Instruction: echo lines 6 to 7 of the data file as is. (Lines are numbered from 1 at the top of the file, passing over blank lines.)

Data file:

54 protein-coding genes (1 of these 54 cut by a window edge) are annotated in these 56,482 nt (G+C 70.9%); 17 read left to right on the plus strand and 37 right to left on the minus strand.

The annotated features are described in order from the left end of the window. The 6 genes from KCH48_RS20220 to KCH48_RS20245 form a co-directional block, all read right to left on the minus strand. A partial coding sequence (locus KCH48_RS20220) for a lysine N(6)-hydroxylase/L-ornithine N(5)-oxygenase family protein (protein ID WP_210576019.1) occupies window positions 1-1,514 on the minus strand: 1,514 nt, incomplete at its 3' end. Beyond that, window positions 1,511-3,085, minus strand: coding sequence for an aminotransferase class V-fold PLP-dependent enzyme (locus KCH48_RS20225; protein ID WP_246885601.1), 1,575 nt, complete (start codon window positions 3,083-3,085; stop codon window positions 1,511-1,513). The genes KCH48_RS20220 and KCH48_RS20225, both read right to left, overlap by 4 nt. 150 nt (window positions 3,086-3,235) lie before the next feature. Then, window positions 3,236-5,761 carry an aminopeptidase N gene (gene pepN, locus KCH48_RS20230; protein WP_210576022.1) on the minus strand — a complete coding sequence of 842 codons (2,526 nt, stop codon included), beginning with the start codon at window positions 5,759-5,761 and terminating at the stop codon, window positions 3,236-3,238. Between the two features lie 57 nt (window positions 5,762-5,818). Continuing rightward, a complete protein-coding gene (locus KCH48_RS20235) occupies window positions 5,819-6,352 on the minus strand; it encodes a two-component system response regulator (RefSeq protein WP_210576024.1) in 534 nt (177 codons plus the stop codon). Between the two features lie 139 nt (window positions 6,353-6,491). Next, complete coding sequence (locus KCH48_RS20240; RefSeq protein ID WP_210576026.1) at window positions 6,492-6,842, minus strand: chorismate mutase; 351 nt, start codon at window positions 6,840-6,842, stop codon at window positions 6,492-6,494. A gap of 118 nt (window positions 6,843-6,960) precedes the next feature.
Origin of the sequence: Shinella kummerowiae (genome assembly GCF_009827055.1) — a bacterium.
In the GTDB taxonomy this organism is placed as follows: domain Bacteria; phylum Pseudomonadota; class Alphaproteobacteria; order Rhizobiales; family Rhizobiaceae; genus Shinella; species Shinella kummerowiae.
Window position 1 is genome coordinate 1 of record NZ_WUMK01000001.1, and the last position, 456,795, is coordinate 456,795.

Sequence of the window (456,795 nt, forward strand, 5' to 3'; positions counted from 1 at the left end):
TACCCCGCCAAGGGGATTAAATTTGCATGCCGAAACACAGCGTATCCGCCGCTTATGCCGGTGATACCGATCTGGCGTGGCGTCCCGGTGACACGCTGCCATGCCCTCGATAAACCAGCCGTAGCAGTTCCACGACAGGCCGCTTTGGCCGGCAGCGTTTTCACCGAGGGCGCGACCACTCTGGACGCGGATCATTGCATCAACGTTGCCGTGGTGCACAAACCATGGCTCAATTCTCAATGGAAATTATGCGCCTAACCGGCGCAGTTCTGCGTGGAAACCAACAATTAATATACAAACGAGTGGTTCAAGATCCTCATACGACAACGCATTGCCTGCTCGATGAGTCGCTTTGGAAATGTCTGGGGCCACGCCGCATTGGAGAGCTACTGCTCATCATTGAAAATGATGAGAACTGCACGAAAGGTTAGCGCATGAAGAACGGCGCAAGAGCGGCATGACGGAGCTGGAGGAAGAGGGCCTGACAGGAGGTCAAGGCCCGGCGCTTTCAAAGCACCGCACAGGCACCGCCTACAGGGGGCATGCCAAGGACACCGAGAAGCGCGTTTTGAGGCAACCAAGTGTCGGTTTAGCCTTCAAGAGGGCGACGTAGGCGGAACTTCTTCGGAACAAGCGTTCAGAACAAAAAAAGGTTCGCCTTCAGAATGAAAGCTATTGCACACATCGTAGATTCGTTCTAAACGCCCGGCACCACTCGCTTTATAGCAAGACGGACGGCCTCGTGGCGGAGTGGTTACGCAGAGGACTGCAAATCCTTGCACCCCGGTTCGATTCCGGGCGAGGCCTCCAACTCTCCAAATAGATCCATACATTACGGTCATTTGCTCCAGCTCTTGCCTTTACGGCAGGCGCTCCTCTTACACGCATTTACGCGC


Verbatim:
Sequence of the window (456,795 nt, forward strand, 5' to 3'; positions counted from 1 at the left end):
TACCCCGCCAAGGGGATTAAATTTGCATGCCGAAACACAGCGTATCCGCCGCTTATGCCGGTGATACCGATCTGGCGTGGCGTCCCGGTGACACGCTGCCATGCCCTCGATAAACCAGCCGTAGCAGTTCCACGACAGGCCGCTTTGGCCGGCAGCGTTTTCACCGAGGGCGCGACCACTCTGGACGCGGATCATTGCATCAACGTTGCCGTGGTGCACAAACCATGGCTCAATTCTCAATGGAAATTATGCGCCTAACCGGCGCAGTTCTGCGTGGAAACCAACAATTAATATACAAACGAGTGGTTCAAGATCCTCATACGACAACGCATTGCCTGCTCGATGAGTCGCTTTGGAAATGTCTGGGGCCACGCCGCATTGGAGAGCTACTGCTCATCATTGAAAATGATGAGAACTGCACGAAAGGTTAGCGCATGAAGAACGGCGCAAGAGCGGCATGACGGAGCTGGAGGAAGAGGGCCTGACAGGAGGTCAAGGCCCGGCGCTTTCAAAGCACCGCACAGGCACCGCCTACAGGGGGCATGCCAAGGACACCGAGAAGCGCGTTTTGAGGCAACCAAGTGTCGGTTTAGCCTTCAAGAGGGCGACGTAGGCGGAACTTCTTCGGAACAAGCGTTCAGAACAAAAAAAGGTTCGCCTTCAGAATGAAAGCTATTGCACACATCGTAGATTCGTTCTAAACGCCCGGCACCACTCGCTTTATAGCAAGACGGACGGCCTCGTGGCGGAGTGGTTACGCAGAGGACTGCAAATCCTTGCACCCCGGTTCGATTCCGGGCGAGGCCTCCAACTCTCCAAATAGATCCATACATTACGGTCATTTGCTCCAGCTCTTGCCTTTACGGCAGGCGCTCCTCTTACACGCATTTACGCGC